Albert Qian
December 10, 2014

The Day Privacy Died

Curatti Social Media Recap #4

We’re in the final quarter of 2014, which means there are less than 90 days until the New Year and the celebration of a new year on its way. 2014 has been yet another banner year for social media, digital marketing, and the era of curation as the companies surrounding the trend make waves. In a 10 article series, we are counting down the events of the year and looking at how each of these events presents a key and critical takeaway for what matters in marketing, and more. In today’s edition we talk about the death of privacy.

It was a hot summer in 2014, with calls of yet again another global warming crisis. However, the weather wasn’t the only thing burning people up: privacy was on the docket as well.

July of 2014 saw one of the biggest debates in recent memory, the Facebook Messenger controversy. For a good month, privacy-eraseconversation brewed on and on about the ethics of having users download a separate application for their phone to use the Messenger feature of Facebook, which lets users chat with their friends live. Among the many fears were the fact that Facebook could record conversations and then use these conversations as part of an advertising push to help them make more money. Many folks — including those in my own network opted to say that they would not download the application and friends would see a delay in responses should anyone want to get in touch with them. Tech titan Robert Scoble took the debate one step further demonstrating that Messenger was far better than text messaging, since texting meant more anonymity.

4 months later, Facebook ultimately won. With half a billion users and growing, it seems to suggest that Facebook convinced everyone it was right, and privacy detractors were just another group of people trying to (legitimately) rain on their parade. And even as Facebook continues to justify the scenario as just due to the fact that most nations rely on text messages as a primary form of communication, the biggest question still reigns supreme:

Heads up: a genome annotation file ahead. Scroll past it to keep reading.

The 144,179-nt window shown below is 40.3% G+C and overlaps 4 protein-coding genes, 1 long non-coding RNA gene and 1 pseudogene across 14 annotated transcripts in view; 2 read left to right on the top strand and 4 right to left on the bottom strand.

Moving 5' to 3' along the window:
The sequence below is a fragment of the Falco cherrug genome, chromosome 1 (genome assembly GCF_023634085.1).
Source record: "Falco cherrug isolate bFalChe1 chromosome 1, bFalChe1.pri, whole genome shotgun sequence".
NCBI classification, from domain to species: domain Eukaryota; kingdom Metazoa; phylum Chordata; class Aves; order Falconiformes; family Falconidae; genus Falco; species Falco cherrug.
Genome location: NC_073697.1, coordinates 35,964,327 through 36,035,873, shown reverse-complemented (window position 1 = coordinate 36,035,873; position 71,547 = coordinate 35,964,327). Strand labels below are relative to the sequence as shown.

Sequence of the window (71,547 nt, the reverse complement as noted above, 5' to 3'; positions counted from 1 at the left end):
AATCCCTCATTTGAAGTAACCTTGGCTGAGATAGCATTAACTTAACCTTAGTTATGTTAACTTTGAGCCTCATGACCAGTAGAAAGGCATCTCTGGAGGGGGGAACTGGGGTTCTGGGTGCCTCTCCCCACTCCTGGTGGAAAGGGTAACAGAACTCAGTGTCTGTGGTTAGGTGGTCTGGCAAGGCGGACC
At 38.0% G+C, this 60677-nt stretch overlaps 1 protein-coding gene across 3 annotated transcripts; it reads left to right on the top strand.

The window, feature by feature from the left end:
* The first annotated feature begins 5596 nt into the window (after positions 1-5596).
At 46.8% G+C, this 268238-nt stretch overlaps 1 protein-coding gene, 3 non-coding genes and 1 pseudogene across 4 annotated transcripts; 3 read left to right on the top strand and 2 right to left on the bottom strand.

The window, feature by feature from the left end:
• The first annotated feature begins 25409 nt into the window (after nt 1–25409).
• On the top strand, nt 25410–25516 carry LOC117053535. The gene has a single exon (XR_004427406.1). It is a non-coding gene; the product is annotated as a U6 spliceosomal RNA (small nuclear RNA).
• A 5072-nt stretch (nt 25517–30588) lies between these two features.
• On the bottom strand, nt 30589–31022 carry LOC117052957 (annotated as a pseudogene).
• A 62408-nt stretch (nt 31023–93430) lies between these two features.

What the hell happened to privacy?

Bye, Bye all of my private life, took my social network to the levy and the news feed was dry…

…good ol’ boys socializing on high, this will be the day my offline life dies, this will be the day my offline lives die…

privacy-cartoonFunny song adaptations aside, 2014 was truly the year privacy took the biggest hike that we’ve known yet. While there were numerous movements in previous years championing for the addition of privacy, the Messenger debacle opened up fresh wounds as well as advocacy towards the fact that we had hit an inflection point: There would be no going back, and in many ways than not – that should be the going thought process.

As data overtakes the way we’re sold to and begins to dominate every measure of our lives, privacy will be on its way out, unless of course we as people decide to opt out. For business owners, the rise of big data is a great thing because it means that they get to reach the customers that matter while filtering out the ones that don’t. For the consumer on the other hand, this presents a fork in the road: by staying all personal information is given away, but by leaving there will be no more ads, friends, and engaging conversations to be had. Slowly the conversation asks, “are you all in, or out”?

The Curatti Takeaway

For 2015, we believe that the privacy debate will only become louder as social networks invent new ways to reach their audience. As social networks look to innovate and continue to please their shareholders, we’ll either see a huge migration from social networks off or the keeping of the status quo. As a business owner it’s always a keen reminder to keep track of where your audience is, and adapt accordingly.


Images: Copyright: ‘‘>icetray / 123RF Stock Photo

Filed Under: Tagged With: Business and Change, Facebook, privacy, social media